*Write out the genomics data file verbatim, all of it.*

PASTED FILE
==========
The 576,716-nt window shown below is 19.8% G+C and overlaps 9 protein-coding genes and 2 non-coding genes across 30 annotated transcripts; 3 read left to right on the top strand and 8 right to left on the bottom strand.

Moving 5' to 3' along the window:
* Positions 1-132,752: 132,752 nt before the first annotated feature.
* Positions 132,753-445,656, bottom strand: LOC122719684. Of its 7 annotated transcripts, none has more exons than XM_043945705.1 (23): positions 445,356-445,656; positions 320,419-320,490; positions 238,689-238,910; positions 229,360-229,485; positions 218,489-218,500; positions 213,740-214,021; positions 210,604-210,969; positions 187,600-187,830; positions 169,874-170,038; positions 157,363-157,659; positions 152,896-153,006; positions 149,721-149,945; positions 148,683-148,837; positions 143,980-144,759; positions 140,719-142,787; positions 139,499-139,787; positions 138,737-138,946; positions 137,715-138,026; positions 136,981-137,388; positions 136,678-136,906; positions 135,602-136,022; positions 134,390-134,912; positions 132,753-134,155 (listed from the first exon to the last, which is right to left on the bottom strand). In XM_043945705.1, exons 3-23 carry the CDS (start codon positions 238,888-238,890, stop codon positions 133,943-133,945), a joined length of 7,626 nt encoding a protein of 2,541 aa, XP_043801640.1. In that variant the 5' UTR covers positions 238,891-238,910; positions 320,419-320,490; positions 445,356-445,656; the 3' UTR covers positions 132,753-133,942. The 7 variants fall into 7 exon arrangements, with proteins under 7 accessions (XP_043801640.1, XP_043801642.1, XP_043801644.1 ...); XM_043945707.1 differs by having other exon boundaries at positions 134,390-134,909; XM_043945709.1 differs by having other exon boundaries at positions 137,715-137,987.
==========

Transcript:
The 576,716-nt window shown below is 19.8% G+C and overlaps 9 protein-coding genes and 2 non-coding genes across 30 annotated transcripts; 3 read left to right on the top strand and 8 right to left on the bottom strand.

Moving 5' to 3' along the window:
* Positions 1-132,752: 132,752 nt before the first annotated feature.
* Positions 132,753-445,656, bottom strand: LOC122719684. Of its 7 annotated transcripts, none has more exons than XM_043945705.1 (23): positions 445,356-445,656; positions 320,419-320,490; positions 238,689-238,910; positions 229,360-229,485; positions 218,489-218,500; positions 213,740-214,021; positions 210,604-210,969; positions 187,600-187,830; positions 169,874-170,038; positions 157,363-157,659; positions 152,896-153,006; positions 149,721-149,945; positions 148,683-148,837; positions 143,980-144,759; positions 140,719-142,787; positions 139,499-139,787; positions 138,737-138,946; positions 137,715-138,026; positions 136,981-137,388; positions 136,678-136,906; positions 135,602-136,022; positions 134,390-134,912; positions 132,753-134,155 (listed from the first exon to the last, which is right to left on the bottom strand). In XM_043945705.1, exons 3-23 carry the CDS (start codon positions 238,888-238,890, stop codon positions 133,943-133,945), a joined length of 7,626 nt encoding a protein of 2,541 aa, XP_043801640.1. In that variant the 5' UTR covers positions 238,891-238,910; positions 320,419-320,490; positions 445,356-445,656; the 3' UTR covers positions 132,753-133,942. The 7 variants fall into 7 exon arrangements, with proteins under 7 accessions (XP_043801640.1, XP_043801642.1, XP_043801644.1 ...); XM_043945707.1 differs by having other exon boundaries at positions 134,390-134,909; XM_043945709.1 differs by having other exon boundaries at positions 137,715-137,987.